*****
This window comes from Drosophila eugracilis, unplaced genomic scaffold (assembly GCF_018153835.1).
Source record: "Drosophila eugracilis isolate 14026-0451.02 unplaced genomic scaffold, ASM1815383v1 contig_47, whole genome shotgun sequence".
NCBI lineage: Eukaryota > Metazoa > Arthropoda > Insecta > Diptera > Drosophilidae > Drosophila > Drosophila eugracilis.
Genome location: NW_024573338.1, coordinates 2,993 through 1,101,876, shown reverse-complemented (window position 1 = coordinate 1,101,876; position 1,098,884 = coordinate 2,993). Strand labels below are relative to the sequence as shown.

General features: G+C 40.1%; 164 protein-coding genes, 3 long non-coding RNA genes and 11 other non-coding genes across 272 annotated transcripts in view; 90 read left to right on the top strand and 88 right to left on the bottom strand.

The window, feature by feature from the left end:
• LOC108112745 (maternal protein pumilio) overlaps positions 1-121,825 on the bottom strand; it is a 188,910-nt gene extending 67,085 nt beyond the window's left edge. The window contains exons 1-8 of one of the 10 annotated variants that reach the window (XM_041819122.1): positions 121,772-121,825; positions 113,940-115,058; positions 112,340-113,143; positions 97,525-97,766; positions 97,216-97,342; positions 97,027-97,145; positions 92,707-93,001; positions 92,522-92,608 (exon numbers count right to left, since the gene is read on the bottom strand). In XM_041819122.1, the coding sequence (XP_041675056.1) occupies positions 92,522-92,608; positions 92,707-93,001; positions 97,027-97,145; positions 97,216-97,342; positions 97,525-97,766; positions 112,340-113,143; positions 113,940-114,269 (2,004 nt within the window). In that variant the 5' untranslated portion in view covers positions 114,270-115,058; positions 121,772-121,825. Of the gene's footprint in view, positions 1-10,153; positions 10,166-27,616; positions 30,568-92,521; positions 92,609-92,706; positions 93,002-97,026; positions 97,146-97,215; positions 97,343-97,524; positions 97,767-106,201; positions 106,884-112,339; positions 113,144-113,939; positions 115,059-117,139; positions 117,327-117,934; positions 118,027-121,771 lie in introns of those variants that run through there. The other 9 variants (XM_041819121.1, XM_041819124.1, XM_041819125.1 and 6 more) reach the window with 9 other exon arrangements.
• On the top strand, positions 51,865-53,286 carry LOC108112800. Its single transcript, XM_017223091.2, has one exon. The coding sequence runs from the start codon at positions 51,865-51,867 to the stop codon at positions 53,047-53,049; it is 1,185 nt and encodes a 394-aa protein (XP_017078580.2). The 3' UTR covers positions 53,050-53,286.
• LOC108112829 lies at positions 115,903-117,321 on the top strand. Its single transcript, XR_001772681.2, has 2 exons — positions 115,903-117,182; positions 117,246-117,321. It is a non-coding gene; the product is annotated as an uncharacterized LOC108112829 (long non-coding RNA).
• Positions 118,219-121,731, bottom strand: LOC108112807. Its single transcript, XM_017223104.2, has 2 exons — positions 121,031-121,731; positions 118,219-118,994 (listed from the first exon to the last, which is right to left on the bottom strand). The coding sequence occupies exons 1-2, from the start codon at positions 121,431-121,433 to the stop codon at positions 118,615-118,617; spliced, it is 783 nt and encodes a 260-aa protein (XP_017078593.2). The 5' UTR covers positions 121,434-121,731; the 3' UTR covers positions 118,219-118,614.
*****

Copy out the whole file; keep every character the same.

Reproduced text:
This window comes from Drosophila eugracilis, unplaced genomic scaffold (assembly GCF_018153835.1).
Source record: "Drosophila eugracilis isolate 14026-0451.02 unplaced genomic scaffold, ASM1815383v1 contig_47, whole genome shotgun sequence".
NCBI lineage: Eukaryota > Metazoa > Arthropoda > Insecta > Diptera > Drosophilidae > Drosophila > Drosophila eugracilis.
Genome location: NW_024573338.1, coordinates 2,993 through 1,101,876, shown reverse-complemented (window position 1 = coordinate 1,101,876; position 1,098,884 = coordinate 2,993). Strand labels below are relative to the sequence as shown.

General features: G+C 40.1%; 164 protein-coding genes, 3 long non-coding RNA genes and 11 other non-coding genes across 272 annotated transcripts in view; 90 read left to right on the top strand and 88 right to left on the bottom strand.

The window, feature by feature from the left end:
• LOC108112745 (maternal protein pumilio) overlaps positions 1-121,825 on the bottom strand; it is a 188,910-nt gene extending 67,085 nt beyond the window's left edge. The window contains exons 1-8 of one of the 10 annotated variants that reach the window (XM_041819122.1): positions 121,772-121,825; positions 113,940-115,058; positions 112,340-113,143; positions 97,525-97,766; positions 97,216-97,342; positions 97,027-97,145; positions 92,707-93,001; positions 92,522-92,608 (exon numbers count right to left, since the gene is read on the bottom strand). In XM_041819122.1, the coding sequence (XP_041675056.1) occupies positions 92,522-92,608; positions 92,707-93,001; positions 97,027-97,145; positions 97,216-97,342; positions 97,525-97,766; positions 112,340-113,143; positions 113,940-114,269 (2,004 nt within the window). In that variant the 5' untranslated portion in view covers positions 114,270-115,058; positions 121,772-121,825. Of the gene's footprint in view, positions 1-10,153; positions 10,166-27,616; positions 30,568-92,521; positions 92,609-92,706; positions 93,002-97,026; positions 97,146-97,215; positions 97,343-97,524; positions 97,767-106,201; positions 106,884-112,339; positions 113,144-113,939; positions 115,059-117,139; positions 117,327-117,934; positions 118,027-121,771 lie in introns of those variants that run through there. The other 9 variants (XM_041819121.1, XM_041819124.1, XM_041819125.1 and 6 more) reach the window with 9 other exon arrangements.
• On the top strand, positions 51,865-53,286 carry LOC108112800. Its single transcript, XM_017223091.2, has one exon. The coding sequence runs from the start codon at positions 51,865-51,867 to the stop codon at positions 53,047-53,049; it is 1,185 nt and encodes a 394-aa protein (XP_017078580.2). The 3' UTR covers positions 53,050-53,286.
• LOC108112829 lies at positions 115,903-117,321 on the top strand. Its single transcript, XR_001772681.2, has 2 exons — positions 115,903-117,182; positions 117,246-117,321. It is a non-coding gene; the product is annotated as an uncharacterized LOC108112829 (long non-coding RNA).
• Positions 118,219-121,731, bottom strand: LOC108112807. Its single transcript, XM_017223104.2, has 2 exons — positions 121,031-121,731; positions 118,219-118,994 (listed from the first exon to the last, which is right to left on the bottom strand). The coding sequence occupies exons 1-2, from the start codon at positions 121,431-121,433 to the stop codon at positions 118,615-118,617; spliced, it is 783 nt and encodes a 260-aa protein (XP_017078593.2). The 5' UTR covers positions 121,434-121,731; the 3' UTR covers positions 118,219-118,614.